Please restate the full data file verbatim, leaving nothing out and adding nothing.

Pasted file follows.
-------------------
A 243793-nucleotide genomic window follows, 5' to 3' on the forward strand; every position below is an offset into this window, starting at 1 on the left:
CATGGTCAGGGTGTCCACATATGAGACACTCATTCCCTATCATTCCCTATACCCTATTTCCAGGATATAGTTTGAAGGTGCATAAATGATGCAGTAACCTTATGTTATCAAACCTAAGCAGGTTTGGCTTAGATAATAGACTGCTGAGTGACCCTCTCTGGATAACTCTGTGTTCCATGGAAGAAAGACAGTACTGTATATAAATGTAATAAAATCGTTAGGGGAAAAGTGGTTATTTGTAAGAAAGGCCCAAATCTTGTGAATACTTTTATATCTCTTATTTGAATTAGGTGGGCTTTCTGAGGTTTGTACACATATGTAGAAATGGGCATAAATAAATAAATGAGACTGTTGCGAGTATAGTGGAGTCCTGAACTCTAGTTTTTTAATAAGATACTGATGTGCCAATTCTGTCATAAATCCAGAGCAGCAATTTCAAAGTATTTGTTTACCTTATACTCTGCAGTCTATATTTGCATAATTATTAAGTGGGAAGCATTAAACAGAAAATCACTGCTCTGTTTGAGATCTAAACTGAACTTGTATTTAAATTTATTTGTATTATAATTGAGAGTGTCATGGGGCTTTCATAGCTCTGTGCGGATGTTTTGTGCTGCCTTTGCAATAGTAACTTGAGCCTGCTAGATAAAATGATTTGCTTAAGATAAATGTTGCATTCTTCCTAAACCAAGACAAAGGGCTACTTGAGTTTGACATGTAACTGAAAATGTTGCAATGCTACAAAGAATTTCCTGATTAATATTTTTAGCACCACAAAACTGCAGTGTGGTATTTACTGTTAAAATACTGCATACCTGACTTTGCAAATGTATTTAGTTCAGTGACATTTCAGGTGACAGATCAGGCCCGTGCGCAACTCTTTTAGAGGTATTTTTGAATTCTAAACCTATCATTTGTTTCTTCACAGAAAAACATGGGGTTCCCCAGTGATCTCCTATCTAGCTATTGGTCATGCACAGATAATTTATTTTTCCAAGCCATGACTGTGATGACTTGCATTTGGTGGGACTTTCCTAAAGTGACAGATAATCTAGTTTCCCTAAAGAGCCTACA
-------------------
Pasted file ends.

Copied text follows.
A 243793-nucleotide genomic window follows, 5' to 3' on the forward strand; every position below is an offset into this window, starting at 1 on the left:
CATGGTCAGGGTGTCCACATATGAGACACTCATTCCCTATCATTCCCTATACCCTATTTCCAGGATATAGTTTGAAGGTGCATAAATGATGCAGTAACCTTATGTTATCAAACCTAAGCAGGTTTGGCTTAGATAATAGACTGCTGAGTGACCCTCTCTGGATAACTCTGTGTTCCATGGAAGAAAGACAGTACTGTATATAAATGTAATAAAATCGTTAGGGGAAAAGTGGTTATTTGTAAGAAAGGCCCAAATCTTGTGAATACTTTTATATCTCTTATTTGAATTAGGTGGGCTTTCTGAGGTTTGTACACATATGTAGAAATGGGCATAAATAAATAAATGAGACTGTTGCGAGTATAGTGGAGTCCTGAACTCTAGTTTTTTAATAAGATACTGATGTGCCAATTCTGTCATAAATCCAGAGCAGCAATTTCAAAGTATTTGTTTACCTTATACTCTGCAGTCTATATTTGCATAATTATTAAGTGGGAAGCATTAAACAGAAAATCACTGCTCTGTTTGAGATCTAAACTGAACTTGTATTTAAATTTATTTGTATTATAATTGAGAGTGTCATGGGGCTTTCATAGCTCTGTGCGGATGTTTTGTGCTGCCTTTGCAATAGTAACTTGAGCCTGCTAGATAAAATGATTTGCTTAAGATAAATGTTGCATTCTTCCTAAACCAAGACAAAGGGCTACTTGAGTTTGACATGTAACTGAAAATGTTGCAATGCTACAAAGAATTTCCTGATTAATATTTTTAGCACCACAAAACTGCAGTGTGGTATTTACTGTTAAAATACTGCATACCTGACTTTGCAAATGTATTTAGTTCAGTGACATTTCAGGTGACAGATCAGGCCCGTGCGCAACTCTTTTAGAGGTATTTTTGAATTCTAAACCTATCATTTGTTTCTTCACAGAAAAACATGGGGTTCCCCAGTGATCTCCTATCTAGCTATTGGTCATGCACAGATAATTTATTTTTCCAAGCCATGACTGTGATGACTTGCATTTGGTGGGACTTTCCTAAAGTGACAGATAATCTAGTTTCCCTAAAGAGCCTACA